Wednesday, Jul 20, 2022

All things 'pay related'

This week’s offering is all around pay – reflecting the ongoing challenging climate in relation to wages & cost of living.

National Minimum Wage/National Living Wage

In the UK, the minimum wage is the minimum pay per hour almost all workers are entitled to. The UK minimum wage is more formally known as the national minimum wage (NMW) and the national living wage (NLW), with the NMW applying to workers aged between 16 and 22 years, and the NLW applying to workers aged 23 years or above.

What is the current minimum wage?

There are different NMW/NLW wage bands and rates, and these are usually updated in April each year. The current rates are as follows:

Apprentice (for those aged under 19 or aged 19 or over and in the first year of their apprenticeship): £4.81 per hour

Under 18: £4.81 per hour

Aged 18-20: £6.83 per hour

Aged 21-22: £9.18 per hour

Aged 23 and over: £9.50 per hour (NLW)

There is also the ‘London living wage’ (LLW), which is currently £11.05 per hour. The LLW is calculated independently to reflect the high cost of living in the capital, giving the worker in London and their family enough to afford the essentials. However, while recommended to employers as the benchmark wage band to offer staff, they are not legally required to pay their workers the LLW, so they can choose whether to pay it or not.

Who is entitled to the NMW or NLW?

Anyone employed as an employee or worker, whether full time, part time, casual, zero hours or paid by commission is entitled to the NMW or NLW.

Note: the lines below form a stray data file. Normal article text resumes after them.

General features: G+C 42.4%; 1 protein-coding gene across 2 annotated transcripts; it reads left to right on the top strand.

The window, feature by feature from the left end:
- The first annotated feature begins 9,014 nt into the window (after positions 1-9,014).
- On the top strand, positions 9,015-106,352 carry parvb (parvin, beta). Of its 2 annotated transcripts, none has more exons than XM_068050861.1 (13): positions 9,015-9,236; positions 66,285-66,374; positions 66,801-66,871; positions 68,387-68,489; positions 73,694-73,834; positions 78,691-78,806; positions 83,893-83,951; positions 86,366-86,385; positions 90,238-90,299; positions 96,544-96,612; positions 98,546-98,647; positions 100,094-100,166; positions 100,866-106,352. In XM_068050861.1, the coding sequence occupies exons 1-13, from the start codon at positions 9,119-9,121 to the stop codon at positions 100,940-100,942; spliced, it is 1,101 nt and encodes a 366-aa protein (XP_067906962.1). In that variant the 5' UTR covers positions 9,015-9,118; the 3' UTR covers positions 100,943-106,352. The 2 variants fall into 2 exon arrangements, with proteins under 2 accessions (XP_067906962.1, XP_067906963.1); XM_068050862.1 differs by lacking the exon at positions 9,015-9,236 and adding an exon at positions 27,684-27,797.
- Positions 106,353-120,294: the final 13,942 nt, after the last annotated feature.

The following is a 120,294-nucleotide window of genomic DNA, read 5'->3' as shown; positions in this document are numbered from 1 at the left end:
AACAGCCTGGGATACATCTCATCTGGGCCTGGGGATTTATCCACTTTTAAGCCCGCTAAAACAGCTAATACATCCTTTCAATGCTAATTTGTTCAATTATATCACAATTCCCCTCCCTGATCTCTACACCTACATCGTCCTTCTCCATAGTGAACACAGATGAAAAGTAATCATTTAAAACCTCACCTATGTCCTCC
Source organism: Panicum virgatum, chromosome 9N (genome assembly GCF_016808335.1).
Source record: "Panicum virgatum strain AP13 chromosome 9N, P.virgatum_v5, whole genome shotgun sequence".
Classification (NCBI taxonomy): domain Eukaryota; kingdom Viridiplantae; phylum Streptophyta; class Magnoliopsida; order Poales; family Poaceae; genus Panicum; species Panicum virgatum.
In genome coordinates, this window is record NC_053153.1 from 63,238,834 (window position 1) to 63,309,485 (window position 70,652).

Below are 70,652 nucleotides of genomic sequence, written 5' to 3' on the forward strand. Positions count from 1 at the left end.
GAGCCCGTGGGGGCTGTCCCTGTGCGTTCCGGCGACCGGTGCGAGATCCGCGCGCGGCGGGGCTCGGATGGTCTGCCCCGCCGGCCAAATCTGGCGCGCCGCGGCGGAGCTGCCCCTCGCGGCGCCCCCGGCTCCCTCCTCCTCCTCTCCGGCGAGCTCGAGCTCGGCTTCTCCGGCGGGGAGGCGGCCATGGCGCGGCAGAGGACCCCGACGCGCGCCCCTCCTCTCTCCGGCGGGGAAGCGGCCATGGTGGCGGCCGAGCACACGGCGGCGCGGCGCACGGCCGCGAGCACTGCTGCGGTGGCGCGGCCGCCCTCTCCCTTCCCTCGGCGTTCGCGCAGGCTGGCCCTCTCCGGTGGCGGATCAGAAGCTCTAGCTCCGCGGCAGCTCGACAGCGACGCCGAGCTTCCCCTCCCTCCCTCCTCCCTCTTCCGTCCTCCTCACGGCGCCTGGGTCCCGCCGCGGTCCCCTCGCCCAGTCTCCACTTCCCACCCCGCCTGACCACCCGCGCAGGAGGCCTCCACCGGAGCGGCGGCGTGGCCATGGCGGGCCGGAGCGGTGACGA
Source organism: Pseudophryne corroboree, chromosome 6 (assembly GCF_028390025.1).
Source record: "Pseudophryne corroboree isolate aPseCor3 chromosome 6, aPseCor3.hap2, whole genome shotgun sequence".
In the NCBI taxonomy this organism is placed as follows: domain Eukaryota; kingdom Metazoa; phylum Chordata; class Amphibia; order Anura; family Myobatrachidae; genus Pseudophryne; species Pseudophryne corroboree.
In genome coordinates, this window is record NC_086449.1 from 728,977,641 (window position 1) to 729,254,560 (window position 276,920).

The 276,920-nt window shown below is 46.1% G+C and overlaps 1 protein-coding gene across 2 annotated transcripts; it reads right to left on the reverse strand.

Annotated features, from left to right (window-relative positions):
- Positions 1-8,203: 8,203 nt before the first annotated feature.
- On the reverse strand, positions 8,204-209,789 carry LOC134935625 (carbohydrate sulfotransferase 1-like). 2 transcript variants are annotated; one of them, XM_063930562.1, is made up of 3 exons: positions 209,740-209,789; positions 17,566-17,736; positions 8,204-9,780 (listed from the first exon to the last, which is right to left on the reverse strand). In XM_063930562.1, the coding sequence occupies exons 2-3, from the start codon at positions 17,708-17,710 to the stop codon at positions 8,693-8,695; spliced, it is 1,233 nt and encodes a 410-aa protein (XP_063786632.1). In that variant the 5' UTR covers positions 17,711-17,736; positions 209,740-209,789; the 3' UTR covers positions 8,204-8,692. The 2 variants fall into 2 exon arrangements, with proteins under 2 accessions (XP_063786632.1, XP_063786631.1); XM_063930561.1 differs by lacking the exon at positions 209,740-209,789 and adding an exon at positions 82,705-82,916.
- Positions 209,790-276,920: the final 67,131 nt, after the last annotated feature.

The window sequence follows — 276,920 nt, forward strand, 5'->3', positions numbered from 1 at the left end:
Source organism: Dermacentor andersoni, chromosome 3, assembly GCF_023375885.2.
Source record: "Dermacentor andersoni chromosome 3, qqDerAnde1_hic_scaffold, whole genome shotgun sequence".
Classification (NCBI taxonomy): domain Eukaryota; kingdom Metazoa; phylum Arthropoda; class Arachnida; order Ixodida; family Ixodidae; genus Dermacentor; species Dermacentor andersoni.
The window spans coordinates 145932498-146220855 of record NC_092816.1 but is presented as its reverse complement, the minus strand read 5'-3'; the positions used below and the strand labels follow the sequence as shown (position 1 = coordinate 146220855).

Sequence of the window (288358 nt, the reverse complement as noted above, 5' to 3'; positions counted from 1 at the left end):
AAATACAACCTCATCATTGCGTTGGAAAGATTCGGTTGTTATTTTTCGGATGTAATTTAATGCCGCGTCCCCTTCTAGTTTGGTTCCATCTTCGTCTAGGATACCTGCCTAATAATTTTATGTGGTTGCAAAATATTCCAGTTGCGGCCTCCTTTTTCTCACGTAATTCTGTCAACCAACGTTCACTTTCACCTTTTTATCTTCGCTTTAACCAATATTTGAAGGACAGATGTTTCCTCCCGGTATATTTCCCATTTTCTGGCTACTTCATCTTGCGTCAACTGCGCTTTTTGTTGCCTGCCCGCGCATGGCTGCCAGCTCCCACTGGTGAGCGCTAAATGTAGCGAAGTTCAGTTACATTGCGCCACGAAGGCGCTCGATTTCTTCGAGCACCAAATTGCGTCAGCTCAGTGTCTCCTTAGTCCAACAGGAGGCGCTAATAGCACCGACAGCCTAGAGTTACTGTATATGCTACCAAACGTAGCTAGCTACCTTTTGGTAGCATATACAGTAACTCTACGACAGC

The following types of workers are not entitled to the NMW or NLW:

self-employed (by choice);

a volunteer (by choice);

non-executive company directors;

armed forces;

work experience as part of a course/work shadowing; and

under school leaving age.

 How is the NMW calculated?

The NMW pay is calculated on gross pay (pre-tax and national insurance deductions). Gross pay includes basic pay and other payments based on how well you do your job; for example, commission or other performance-related pay.

Some payments must not be included when the minimum wage is calculated. These are:

loans or advances of wages;

pension payments;

payments that should not be included for the employer’s own use or benefit; for example, if the employer has paid for travel to work;

things the worker bought for the job and is not refunded for, such as tools, uniform and safety equipment;

tips, service charges and cover charges; and extra pay for working unsocial hours on a shift. 

What happens if employers do not pay minimum wage?

It is against the law to pay eligible workers below the minimum wage. Workers can try to resolve the issue with their employer or former employer first. If this fails, they can either:

1.      Report the underpayment to HM Revenue & Customs (HMRC) 

Anyone can report an employer to HMRC for not paying the minimum wage (and the initial report can be anonymous). If it is found that an employer has not paid the minimum wage, HMRC can send a notice of arrears plus issue a penalty for not paying the correct rate of pay. 

HMRC officers have the right to carry out checks at any time and ask to see payment records. It is the employer’s responsibility to keep records proving their payments. 

The maximum fine for non-payment is £20,000 per worker. Further, employers that fail to pay can be named publicly and banned from being a company director for up to 15 years. 

The cost of underpaying employees can also be detrimental to reputation. HMRC will ‘name and shame’ employers paying less than the minimum wage, which could prove costly when trying to recruit talent.


2.      Make a claim to an employment tribunal claim against the employer

The worker can go to the employment tribunal directly and submitting a claim is free. Workers can also contact the confidential Acas helpline to help to try to resolve the dispute (0300 123 1100).

 To summarise:


Pay the NMW

Ensure calculations are undertaken to be sure you are paying at least the NMW